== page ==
PEMCO Insurance’s top five tips to prevent freezing damage to your home and car



​​SEATTLE – With cold weather comes the threat of household damage from icy conditions and freezing pipes.  Washington’s first winter storm of the year is a good reminder to take simple steps that will prevent long-term damage, even after the temperatures start to rise.  Seattle-based PEMCO Insurance advises that consumers keep these tips in mind. 
  • If you haven’t already, disconnect your garden hoses and cover your outdoor faucets. If you don’t, water that’s trapped in the pipe will freeze, expand the pipe, and cause it to burst. After disconnecting the hose, cover your faucets with Styrofoam protectors available at any hardware store.

  • “Even wrapping your faucet with a dry rag or hand towel can ward off trouble,” said Jon Osterberg, PEMCO spokesman. “People should do that before the first freeze each fall. Do it now if you haven’t already.”

  • Open the cabinet doors below sinks located near outside walls. Outside walls are the coldest part of your house, and leaving under-sink doors open will allow warm air from inside the house to circulate, keeping pipes warm.

  • “For that to do any good, you need to set your heat no lower than 55 degrees,” said Osterberg. “Leave the doors open until mild weather returns.”

  • Keep steps and porches free of snow and ice. You can shop at hardware stores for de-icing granules that won’t discolor concrete.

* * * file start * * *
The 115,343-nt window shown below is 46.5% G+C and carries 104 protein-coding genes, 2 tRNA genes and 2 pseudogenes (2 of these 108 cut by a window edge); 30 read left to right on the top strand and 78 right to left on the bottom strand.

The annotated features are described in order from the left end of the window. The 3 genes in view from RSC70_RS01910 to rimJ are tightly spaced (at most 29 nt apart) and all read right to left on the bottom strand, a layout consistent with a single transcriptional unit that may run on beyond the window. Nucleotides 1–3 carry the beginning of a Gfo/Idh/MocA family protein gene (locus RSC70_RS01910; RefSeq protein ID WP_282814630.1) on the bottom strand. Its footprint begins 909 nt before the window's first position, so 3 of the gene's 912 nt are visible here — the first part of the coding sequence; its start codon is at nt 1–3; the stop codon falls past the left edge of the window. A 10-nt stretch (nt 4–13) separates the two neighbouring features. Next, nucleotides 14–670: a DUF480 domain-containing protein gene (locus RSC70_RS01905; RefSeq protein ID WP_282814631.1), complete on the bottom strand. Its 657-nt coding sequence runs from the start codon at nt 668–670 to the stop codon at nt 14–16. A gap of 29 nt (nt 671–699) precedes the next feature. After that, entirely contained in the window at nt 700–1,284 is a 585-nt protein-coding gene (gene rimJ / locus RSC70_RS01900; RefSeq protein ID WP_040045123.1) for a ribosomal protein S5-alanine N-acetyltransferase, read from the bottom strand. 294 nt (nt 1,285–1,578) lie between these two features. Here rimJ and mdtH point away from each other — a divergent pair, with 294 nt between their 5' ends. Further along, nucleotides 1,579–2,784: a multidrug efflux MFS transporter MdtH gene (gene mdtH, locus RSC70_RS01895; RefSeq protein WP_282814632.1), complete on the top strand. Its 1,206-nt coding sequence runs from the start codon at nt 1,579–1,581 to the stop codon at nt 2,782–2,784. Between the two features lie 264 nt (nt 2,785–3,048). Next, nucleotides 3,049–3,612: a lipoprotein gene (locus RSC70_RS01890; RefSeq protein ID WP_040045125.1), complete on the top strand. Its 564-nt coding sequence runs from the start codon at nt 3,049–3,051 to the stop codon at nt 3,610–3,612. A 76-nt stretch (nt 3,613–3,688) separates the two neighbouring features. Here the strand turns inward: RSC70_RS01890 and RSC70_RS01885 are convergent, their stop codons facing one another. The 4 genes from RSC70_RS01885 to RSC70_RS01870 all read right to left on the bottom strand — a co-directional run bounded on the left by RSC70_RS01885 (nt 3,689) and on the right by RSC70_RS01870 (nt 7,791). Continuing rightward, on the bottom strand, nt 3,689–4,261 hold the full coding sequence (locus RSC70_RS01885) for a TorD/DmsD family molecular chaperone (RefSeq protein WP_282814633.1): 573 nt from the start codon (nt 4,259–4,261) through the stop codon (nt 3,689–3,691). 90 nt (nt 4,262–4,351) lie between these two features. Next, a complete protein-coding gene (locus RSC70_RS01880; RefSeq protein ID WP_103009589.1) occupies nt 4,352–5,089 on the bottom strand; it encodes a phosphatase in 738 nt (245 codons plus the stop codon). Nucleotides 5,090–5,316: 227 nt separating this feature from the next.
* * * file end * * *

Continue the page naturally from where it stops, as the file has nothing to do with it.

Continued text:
• “Yes, that seems like common-sense advice. But you’d be amazed how many people slip and fall on ice simply coming and going from home,” Osterberg said.

  • Do not use barbecues or generators inside the house – there’s a high risk of carbon monoxide poisoning.

  • Don’t abandon vehicles in any lane of traffic during a snowstorm.  “You’d think that’s simple common sense, but PEMCO sees it happen all too often,” Osterberg said.

Speaking of cars, most drivers shouldn’t worry about having sufficient antifreeze to protect their engines, even in single-digit temperatures. Most modern cars use a 50/50 mix of antifreeze and water, protecting engines to well below zero.

However, if you replenish your coolant when levels drop (perhaps because of a leak) with water instead of antifreeze, you might be at risk. Too much water will dilute the proper mixture, and cold weather can crack your engine block. Buy an antifreeze tester at any auto parts store to learn the temperature at which your protection ends. They’re relatively inexpensive and simple to use.

About PEMCO Insurance
PEMCO Insurance, established in 1949, is a Seattle-based provider of auto, home, boat, life, and umbrella insurance to Washington state residents.  PEMCO Insurance is sold by community agents throughout the state and through PEMCO offices.  For more information, visit